It was a problem much like the others we've seen the current Council create, and it was one that could have been avoided had there not been a Councilman on Council who was counseling from a personal agenda.
The problem wasn't that the classy supper club wanted to serve alcohol to its patrons, and it wasn't that the classy supper club wanted to serve alcohol to its patrons from a location three-quarters of a mile from a high school. If students want liquor, I doubt they would go into an old-folks joint and try to order a Sparks; more likely, they would put on a fake mustache and try not to get carded at one of the two liquor stores that sit a half-mile from the high school campus.
No, the problem was personal, and its name was Jay Schritter. Jay Schritter is an old-timer in Kingman who, in the heyday of Beechernomics, joined the rest of Kingman's vocal opposition to demand integrity and accountability of elected officials. He criticized city leaders and erected signs throughout town highlighting a half-dozen embarrassing actions of the past year.
He wanted voters to turn down the city's request for $56.7 million in capital improvement bonds, and voters did. By a landslide.
On top of that, Jay Schritter's son, Craig - also an owner of the Bank Street property - had tried twice to recall one of the City Council members.
So the problem wasn't the rezone itself, or the classy supper club and first-ever business on the Bank Street commercial corridor. It was that the Council member Craig Schritter sought to recall wanted to throw a wrench in his critics' plans to bring a restaurant to Kingman.
Now, this Councilman, Tom Spear, isn't an evil man. He's actually pretty funny, and by that I mean he has a good sense of humor. He's intelligent and successful in his business ventures, and I quite enjoy his observations of the current Council's ineptitude and the current mayor's borderline senility. Really, other than supporting Monica Gates as mayor during this last election cycle, Spear is an OK guy in my book. And at least I know there is more going on in his head than nothing, although sometimes I think more isn't necessarily better.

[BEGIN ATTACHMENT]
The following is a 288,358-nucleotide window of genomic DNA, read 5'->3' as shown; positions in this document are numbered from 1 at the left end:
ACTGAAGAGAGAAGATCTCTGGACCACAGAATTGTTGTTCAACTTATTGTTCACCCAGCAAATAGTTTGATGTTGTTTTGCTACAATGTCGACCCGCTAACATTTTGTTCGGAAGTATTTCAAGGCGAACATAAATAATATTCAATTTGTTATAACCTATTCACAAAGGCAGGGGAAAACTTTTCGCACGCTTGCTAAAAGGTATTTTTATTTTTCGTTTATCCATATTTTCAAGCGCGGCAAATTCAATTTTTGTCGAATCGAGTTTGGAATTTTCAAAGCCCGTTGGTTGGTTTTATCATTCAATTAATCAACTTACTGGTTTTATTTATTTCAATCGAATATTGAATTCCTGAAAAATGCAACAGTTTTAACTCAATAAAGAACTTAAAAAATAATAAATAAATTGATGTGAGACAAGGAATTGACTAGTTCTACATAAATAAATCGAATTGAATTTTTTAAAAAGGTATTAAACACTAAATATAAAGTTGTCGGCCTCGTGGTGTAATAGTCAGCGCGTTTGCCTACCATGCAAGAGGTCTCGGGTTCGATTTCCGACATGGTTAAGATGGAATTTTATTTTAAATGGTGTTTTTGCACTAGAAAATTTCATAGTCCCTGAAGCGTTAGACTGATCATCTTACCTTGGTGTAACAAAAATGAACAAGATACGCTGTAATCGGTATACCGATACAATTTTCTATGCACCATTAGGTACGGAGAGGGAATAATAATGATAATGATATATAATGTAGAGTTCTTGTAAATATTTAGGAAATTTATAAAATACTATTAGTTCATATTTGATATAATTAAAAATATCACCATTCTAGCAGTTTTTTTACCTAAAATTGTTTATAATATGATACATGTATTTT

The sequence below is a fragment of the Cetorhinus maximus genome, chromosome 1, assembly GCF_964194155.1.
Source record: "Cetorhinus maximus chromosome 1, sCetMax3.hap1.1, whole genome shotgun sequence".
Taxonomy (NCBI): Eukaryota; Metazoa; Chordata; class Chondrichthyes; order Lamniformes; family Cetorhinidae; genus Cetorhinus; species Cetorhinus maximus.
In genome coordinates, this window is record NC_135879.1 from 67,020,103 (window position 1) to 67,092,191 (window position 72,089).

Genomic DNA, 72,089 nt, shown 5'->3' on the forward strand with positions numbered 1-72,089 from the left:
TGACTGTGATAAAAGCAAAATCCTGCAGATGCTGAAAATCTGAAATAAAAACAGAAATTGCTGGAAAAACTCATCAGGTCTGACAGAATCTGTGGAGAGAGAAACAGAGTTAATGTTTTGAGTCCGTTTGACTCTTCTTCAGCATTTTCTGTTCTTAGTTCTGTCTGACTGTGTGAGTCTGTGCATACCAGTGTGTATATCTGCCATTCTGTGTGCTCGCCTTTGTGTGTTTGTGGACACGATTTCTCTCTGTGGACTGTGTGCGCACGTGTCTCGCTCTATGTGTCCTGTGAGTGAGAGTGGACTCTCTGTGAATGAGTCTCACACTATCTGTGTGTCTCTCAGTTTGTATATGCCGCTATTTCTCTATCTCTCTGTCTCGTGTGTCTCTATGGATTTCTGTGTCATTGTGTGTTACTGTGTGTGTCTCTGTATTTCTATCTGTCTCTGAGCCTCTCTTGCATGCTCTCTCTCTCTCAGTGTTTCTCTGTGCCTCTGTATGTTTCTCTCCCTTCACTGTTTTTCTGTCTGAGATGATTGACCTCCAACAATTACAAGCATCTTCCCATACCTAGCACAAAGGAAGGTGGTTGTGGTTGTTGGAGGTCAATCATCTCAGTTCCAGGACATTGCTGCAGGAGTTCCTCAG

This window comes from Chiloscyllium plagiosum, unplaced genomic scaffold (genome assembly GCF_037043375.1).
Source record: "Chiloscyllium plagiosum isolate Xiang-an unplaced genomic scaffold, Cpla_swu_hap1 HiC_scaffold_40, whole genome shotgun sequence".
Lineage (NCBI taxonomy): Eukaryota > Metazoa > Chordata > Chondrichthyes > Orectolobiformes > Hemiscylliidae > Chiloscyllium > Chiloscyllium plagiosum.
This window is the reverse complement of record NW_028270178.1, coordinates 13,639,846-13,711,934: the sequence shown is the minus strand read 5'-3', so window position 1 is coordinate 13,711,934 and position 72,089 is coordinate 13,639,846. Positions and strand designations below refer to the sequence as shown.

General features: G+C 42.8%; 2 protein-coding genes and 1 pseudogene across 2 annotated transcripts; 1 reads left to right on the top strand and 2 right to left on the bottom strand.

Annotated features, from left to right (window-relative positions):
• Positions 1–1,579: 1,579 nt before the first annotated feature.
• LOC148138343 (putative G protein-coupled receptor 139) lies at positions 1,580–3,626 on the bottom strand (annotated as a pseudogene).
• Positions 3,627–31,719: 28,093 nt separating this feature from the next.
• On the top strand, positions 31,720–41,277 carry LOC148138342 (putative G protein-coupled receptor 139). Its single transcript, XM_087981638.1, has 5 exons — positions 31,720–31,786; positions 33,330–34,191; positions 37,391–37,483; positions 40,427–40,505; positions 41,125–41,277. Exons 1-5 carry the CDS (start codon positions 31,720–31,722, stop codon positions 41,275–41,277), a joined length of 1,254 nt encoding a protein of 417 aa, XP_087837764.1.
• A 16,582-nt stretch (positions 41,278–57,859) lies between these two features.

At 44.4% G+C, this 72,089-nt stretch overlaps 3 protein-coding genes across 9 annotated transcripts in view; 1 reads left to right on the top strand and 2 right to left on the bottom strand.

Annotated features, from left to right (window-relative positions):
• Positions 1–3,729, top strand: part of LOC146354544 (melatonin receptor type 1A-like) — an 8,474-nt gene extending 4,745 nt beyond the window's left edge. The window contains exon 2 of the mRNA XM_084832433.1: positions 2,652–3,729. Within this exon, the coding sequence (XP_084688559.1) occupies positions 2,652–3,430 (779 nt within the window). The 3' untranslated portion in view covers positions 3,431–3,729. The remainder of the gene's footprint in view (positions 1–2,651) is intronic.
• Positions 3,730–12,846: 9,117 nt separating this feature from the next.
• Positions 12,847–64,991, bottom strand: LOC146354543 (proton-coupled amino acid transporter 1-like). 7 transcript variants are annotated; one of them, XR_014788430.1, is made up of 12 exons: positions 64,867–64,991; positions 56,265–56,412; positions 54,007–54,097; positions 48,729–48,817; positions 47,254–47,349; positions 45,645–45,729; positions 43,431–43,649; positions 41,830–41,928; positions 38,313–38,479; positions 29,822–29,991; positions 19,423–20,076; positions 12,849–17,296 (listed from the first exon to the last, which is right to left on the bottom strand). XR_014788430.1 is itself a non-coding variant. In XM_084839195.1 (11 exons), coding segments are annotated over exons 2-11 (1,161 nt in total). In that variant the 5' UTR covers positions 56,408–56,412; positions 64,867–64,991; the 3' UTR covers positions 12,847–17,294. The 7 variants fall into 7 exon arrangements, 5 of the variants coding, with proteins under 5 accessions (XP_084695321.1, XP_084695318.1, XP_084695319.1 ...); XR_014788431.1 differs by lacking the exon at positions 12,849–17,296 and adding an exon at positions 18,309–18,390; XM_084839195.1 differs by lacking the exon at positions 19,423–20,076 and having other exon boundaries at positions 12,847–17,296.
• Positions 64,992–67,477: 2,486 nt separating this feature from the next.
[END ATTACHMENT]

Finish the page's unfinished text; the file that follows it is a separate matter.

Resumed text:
Spear serves as the most recent example of the type of problem that has destroyed all public support, trust and faith in the current Council: he fell victim to taking things personally when it came to city business - business, in this case, that would bring in sales tax to the city and provide more dining options for a population in Kingman that seems to be chomping at the bit for somewhere else to eat.
He convinced the rest of the Council to postpone the rezone, and he had the city attorney research options for placing liquor license restrictions on the supper club, even though it's unprecedented that the city would take on the duties of the Arizona Department of Liquor License & Control.
The inauguration of a new Council will not only mean the beginning of a new era of Kingman politics; it also will signify the end of an era of politicking that, in terms of entertainment value, puts the beloved "American Idol" to shame.
And so it is again with some remorse and a few tears that I say goodbye to another historical period in Kingman. Bon voyage old and vindictive Council members.
See you in 2010, or 2012, or 2612.